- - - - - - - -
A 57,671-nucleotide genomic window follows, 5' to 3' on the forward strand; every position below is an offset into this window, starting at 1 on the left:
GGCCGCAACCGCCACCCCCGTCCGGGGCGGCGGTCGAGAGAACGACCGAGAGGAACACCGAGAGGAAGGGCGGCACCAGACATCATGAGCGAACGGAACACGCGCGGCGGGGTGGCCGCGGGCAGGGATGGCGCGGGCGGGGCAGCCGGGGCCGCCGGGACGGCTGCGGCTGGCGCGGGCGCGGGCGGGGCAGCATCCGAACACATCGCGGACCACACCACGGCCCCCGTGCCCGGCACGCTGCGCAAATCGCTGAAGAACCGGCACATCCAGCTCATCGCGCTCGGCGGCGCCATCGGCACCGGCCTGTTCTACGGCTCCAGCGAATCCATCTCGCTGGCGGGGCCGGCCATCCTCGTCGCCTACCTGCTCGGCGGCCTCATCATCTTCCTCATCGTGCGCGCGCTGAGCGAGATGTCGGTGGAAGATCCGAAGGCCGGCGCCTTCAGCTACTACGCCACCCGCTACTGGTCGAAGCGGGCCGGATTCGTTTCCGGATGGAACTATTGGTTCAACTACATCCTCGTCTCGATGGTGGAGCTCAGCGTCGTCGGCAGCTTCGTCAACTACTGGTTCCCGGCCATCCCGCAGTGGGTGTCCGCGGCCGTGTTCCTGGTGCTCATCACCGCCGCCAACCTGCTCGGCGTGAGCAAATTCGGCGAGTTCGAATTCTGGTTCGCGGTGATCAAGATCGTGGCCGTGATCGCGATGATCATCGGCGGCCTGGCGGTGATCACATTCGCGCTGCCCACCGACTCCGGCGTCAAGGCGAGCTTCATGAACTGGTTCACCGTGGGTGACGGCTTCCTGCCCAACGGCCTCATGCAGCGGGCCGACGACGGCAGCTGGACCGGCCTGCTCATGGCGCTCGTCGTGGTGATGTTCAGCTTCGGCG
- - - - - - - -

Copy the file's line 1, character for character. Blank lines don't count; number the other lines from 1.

A 57,671-nucleotide genomic window follows, 5' to 3' on the forward strand; every position below is an offset into this window, starting at 1 on the left: